Exploring the Relationship Between Architectural Design and Adversarially Robust Generalization

Aishan Liu · Shiyu Tang · Siyuan Liang · Ruihao Gong · Boxi Wu · Xianglong Liu · Dacheng Tao

West Building Exhibit Halls ABC 391
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Tue 20 Jun 10:30 a.m. PDT — noon PDT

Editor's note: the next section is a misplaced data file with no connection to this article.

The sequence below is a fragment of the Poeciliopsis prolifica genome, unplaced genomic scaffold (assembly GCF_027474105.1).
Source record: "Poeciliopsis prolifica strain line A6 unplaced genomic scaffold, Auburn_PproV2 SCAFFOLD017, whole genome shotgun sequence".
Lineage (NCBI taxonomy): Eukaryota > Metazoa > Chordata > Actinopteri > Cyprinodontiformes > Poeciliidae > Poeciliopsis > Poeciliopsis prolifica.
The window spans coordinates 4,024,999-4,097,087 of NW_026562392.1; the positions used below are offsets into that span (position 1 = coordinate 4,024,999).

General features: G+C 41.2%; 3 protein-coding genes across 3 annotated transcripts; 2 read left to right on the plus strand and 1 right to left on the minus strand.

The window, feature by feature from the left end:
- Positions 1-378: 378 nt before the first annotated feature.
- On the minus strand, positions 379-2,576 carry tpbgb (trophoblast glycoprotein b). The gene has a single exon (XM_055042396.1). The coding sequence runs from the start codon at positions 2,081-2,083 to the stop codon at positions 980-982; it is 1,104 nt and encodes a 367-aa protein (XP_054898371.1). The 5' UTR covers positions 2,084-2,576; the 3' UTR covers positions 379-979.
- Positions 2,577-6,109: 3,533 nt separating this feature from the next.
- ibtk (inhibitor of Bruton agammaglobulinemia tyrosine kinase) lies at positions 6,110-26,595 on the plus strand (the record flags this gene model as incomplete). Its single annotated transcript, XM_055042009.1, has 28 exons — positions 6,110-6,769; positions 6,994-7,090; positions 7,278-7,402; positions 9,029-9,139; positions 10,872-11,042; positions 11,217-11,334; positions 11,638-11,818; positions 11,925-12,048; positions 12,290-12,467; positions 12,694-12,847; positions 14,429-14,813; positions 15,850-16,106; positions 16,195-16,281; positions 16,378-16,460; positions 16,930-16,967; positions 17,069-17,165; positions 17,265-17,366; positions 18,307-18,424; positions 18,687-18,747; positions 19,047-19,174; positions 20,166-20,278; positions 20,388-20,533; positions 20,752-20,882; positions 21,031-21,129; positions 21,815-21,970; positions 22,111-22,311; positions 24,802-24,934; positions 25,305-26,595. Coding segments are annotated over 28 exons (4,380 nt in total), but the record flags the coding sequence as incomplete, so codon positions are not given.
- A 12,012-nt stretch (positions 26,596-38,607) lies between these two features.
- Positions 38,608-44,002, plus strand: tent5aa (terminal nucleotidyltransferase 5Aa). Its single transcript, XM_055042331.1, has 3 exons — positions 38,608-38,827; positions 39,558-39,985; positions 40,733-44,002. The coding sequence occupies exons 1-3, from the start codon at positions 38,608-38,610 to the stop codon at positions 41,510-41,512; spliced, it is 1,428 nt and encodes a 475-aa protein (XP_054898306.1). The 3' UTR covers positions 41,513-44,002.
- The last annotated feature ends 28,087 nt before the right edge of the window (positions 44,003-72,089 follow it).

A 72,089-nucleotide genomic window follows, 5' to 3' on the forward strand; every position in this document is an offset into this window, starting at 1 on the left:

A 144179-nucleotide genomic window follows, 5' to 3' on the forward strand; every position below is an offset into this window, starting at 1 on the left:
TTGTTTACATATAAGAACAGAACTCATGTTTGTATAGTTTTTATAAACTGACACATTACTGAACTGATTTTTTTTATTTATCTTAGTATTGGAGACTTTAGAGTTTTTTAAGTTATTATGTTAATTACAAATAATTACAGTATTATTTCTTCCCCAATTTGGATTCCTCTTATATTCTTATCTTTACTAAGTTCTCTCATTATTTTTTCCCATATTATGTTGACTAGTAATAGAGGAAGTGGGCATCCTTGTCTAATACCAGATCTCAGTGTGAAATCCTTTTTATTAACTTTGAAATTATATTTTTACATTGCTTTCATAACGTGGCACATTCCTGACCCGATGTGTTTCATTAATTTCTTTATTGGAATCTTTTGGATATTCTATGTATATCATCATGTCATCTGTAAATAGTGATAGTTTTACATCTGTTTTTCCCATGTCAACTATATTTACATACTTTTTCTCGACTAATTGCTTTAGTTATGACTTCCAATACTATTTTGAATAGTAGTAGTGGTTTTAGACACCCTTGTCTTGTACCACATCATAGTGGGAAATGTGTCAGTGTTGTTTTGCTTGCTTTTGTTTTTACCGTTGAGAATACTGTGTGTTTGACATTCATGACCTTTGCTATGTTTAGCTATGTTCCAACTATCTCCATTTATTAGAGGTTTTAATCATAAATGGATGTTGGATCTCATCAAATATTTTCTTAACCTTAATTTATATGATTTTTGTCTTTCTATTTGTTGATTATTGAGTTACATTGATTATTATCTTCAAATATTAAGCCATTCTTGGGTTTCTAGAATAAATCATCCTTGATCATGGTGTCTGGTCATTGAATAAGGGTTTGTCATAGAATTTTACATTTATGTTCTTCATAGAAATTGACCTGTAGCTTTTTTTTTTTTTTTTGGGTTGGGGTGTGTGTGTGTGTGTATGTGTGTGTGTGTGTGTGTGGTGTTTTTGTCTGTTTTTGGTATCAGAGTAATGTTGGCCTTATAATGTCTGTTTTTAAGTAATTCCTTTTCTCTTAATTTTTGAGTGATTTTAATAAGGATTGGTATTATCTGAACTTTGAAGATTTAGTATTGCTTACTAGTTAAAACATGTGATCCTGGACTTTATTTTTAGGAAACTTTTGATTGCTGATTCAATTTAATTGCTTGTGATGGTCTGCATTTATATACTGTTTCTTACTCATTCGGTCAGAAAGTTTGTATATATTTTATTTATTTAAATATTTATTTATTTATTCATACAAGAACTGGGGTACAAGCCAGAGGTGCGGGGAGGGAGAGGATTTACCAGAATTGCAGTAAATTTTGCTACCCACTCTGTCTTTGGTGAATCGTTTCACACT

Adversarial training has been demonstrated to be one of the most effective remedies for defending adversarial examples, yet it often suffers from the huge robustness generalization gap on unseen testing adversaries, deemed as the adversarially robust generalization problem. Despite the preliminary understandings devoted to adversarially robust generalization, little is known from the architectural perspective. To bridge the gap, this paper for the first time systematically investigated the relationship between adversarially robust generalization and architectural design. In particular, we comprehensively evaluated 20 most representative adversarially trained architectures on ImageNette and CIFAR-10 datasets towards multiple l_p-norm adversarial attacks. Based on the extensive experiments, we found that, under aligned settings, Vision Transformers (e.g., PVT, CoAtNet) often yield better adversarially robust generalization while CNNs tend to overfit on specific attacks and fail to generalize on multiple adversaries. To better understand the nature behind it, we conduct theoretical analysis via the lens of Rademacher complexity. We revealed the fact that the higher weight sparsity contributes significantly towards the better adversarially robust generalization of Transformers, which can be often achieved by the specially-designed attention blocks. We hope our paper could help to better understand the mechanism for designing robust DNNs. Our model weights can be found at

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